Chapman finished 2012 with a fantastic season as the Reds' closer. The Reds plan to convert Chapman to a starter for 2013 with Jonathan Broxton taking over as closer, but plenty of durability questions remain. He went through a dead-arm period in September despite the Reds taking great pains not to overextend him, plus he was shut down in the fall of 2011 at the Arizona Fall League when the Reds tried to stretch him out. Moreover, there's a pretty good argument that the Reds benefit the most by him pitching so well in high-leverage situations. The transition will be interesting to watch and the Reds plan to cap his innings and have him start between 25-30 games. With his excellent strikeout potential, he should be a very tempting player on draft day.
Chapman's primary issue this upcoming season is the same as it was entering 2011 - what is his role? The Reds wanted to transition him back to a starting role, but he experienced shoulder soreness in the Arizona Fall League after two outings and was shut down for winter, not pitching at all in Puerto Rico after being slated for a starting role there. When Chapman was healthy in 2011, he was dominant, but when he was off a little he was off a lot. The end result was a 71:41 K:BB and a 3.60 ERA over only 50 innings. The Reds absolutely need to find a way to better maximize his value, whether it be as a starter or as a high-leverage reliever. Another year of the same will be a waste of a tremendous asset. He won't be used as a closer, with the Reds signing Ryan Madson to fill that role in January.
What is Chapman's ultimate role with the Reds? Right now he's still in the bullpen, as the top set-up man, but he could either start for the Reds this year or could replace closer Francisco Cordero. Because the Reds already have six viable starter candidates, Chapman is more likely to stick in the bullpen for another year. There's some concern about Chapman's stamina should he transition back to starting, and obviously his velocity won't peak as high if he does get stretched out. Either way, his tremendous fastball (MLB record 105 mph) and slider will continue to wow crowds and confound opposing hitters. He should have value even if he doesn't close or start for the Reds in 2011.
Chapman may be the top international pitching prospect in the world. A lefty with a fastball that's reportedly been clocked at 102 mph, he was viewed as one of Cuba's top players before he defected last July. At age 21, he's seen as having tremendous upside and drew attention from many MLB teams, and eventually signed with the Reds. However, he may need to spend a full season in the minors before he's ready to face major league hitters. In his only test against major league hitters, he had a 5.68 ERA in 6.1 innings for Cuba in the 2009 World Baseball Classic - but did regularly hit 100 mph. He'll battle for a final rotation spot this spring.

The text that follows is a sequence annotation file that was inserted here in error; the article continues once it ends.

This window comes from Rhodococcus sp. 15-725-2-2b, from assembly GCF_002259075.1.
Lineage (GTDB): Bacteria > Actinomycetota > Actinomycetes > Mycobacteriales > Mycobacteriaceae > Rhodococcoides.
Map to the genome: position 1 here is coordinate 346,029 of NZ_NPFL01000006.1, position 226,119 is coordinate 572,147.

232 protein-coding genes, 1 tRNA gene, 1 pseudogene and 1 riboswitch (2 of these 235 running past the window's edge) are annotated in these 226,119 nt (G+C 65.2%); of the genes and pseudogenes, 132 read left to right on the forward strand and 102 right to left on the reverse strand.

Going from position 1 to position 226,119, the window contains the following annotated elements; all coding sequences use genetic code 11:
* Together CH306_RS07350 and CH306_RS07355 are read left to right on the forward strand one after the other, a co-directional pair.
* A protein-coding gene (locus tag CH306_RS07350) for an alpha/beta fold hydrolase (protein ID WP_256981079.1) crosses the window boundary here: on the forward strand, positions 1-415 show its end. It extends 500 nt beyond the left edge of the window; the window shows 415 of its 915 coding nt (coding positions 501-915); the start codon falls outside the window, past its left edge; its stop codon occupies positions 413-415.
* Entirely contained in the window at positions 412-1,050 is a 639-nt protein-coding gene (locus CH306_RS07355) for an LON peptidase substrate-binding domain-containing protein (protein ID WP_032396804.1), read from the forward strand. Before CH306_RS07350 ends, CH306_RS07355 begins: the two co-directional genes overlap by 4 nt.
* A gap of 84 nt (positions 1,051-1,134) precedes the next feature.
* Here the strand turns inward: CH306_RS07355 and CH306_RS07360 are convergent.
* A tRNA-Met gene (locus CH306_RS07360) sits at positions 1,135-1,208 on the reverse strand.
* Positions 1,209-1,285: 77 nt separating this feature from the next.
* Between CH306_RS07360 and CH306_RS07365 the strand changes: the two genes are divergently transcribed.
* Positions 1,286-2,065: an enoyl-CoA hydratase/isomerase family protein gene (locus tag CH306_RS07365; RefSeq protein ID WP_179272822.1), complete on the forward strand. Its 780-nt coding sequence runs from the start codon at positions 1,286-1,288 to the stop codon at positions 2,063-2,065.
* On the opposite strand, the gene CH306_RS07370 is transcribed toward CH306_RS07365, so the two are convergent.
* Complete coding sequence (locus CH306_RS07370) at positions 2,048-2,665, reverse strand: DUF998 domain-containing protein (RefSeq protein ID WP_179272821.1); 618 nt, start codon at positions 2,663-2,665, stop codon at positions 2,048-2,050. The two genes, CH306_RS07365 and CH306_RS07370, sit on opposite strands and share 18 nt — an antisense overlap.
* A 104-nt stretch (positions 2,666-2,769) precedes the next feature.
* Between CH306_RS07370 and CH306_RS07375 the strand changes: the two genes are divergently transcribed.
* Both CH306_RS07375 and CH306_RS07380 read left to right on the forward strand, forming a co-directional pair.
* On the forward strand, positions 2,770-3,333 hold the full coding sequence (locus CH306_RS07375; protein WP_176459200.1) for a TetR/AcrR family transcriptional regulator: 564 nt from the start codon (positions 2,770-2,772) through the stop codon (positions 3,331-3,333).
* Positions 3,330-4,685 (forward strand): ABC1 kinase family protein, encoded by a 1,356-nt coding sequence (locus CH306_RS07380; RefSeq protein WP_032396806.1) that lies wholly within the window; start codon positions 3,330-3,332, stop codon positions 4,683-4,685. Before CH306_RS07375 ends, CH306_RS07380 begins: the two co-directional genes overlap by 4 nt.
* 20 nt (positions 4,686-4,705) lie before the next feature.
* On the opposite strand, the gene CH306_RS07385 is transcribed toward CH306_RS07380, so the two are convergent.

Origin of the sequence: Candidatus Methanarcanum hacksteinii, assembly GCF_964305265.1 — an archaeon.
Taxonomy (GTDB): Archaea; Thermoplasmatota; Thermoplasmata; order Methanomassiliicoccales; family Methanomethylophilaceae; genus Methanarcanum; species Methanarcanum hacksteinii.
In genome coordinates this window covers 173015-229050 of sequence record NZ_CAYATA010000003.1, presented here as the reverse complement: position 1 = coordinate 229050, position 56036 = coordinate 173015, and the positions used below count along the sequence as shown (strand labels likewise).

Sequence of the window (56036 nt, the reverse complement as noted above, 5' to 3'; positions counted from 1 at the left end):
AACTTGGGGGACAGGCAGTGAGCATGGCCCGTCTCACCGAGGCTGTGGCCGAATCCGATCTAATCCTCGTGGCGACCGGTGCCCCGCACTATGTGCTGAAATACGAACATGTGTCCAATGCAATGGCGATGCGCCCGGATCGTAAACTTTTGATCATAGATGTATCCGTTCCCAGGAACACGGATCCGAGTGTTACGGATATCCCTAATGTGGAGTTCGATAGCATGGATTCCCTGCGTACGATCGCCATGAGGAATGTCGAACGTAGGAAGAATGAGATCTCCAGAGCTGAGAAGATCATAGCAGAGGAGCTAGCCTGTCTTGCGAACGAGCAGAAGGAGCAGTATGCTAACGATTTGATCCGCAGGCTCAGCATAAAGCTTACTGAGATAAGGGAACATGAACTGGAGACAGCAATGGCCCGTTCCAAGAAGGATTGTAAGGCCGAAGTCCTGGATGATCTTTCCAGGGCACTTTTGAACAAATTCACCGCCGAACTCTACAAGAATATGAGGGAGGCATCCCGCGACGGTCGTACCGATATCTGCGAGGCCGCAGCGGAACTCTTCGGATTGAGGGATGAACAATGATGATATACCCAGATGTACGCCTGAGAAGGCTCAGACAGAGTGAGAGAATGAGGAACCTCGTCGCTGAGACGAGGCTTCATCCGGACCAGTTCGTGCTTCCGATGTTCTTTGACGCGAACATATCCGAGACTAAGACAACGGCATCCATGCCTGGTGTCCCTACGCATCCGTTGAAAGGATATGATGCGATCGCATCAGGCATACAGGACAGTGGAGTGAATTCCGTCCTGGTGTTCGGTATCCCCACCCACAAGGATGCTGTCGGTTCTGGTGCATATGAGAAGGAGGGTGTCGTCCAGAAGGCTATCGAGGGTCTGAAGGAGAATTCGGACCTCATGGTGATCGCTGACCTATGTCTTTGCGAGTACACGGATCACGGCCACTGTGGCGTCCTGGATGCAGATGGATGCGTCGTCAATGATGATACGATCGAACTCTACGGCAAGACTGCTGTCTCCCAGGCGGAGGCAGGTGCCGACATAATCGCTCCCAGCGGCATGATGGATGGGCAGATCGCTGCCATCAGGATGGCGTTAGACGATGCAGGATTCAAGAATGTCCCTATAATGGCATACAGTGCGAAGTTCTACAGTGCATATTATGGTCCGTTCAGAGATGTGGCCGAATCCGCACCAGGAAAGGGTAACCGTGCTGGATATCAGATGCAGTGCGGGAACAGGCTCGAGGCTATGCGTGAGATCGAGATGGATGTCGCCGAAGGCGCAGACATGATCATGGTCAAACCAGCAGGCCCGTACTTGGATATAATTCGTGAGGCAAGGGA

More Fantasy News
Picks up 32nd save
PNew York Yankees
September 29, 2018
Chapman walked one and struck out two over two-thirds of an inning to notch his 32nd save of the season in Saturday's 8-5 win over the Red Sox.
ANALYSIS
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Throws scoreless seventh inning
PNew York Yankees
September 25, 2018
Chapman earned his first hold of the season, issuing one walk while striking out two in a scoreless seventh inning Monday against the Rays.
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Reinstated from disabled list
PNew York Yankees
September 19, 2018
Chapman (knee) was activated from the 10-day DL prior to Wednesday's game against Boston.
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Returning Wednesday or Thursday
PNew York Yankees
Knee
September 18, 2018
Chapman (knee) will be activated from the 10-day disabled list Wednesday or Thursday, Lindsey Adler of The Athletic reports.
ANALYSIS
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Fires successful sim game Monday
PNew York Yankees
Knee
September 17, 2018
Chapman (knee) threw a 22-pitch simulated game Monday, Lindsey Adler of The Athletic reports.
ANALYSIS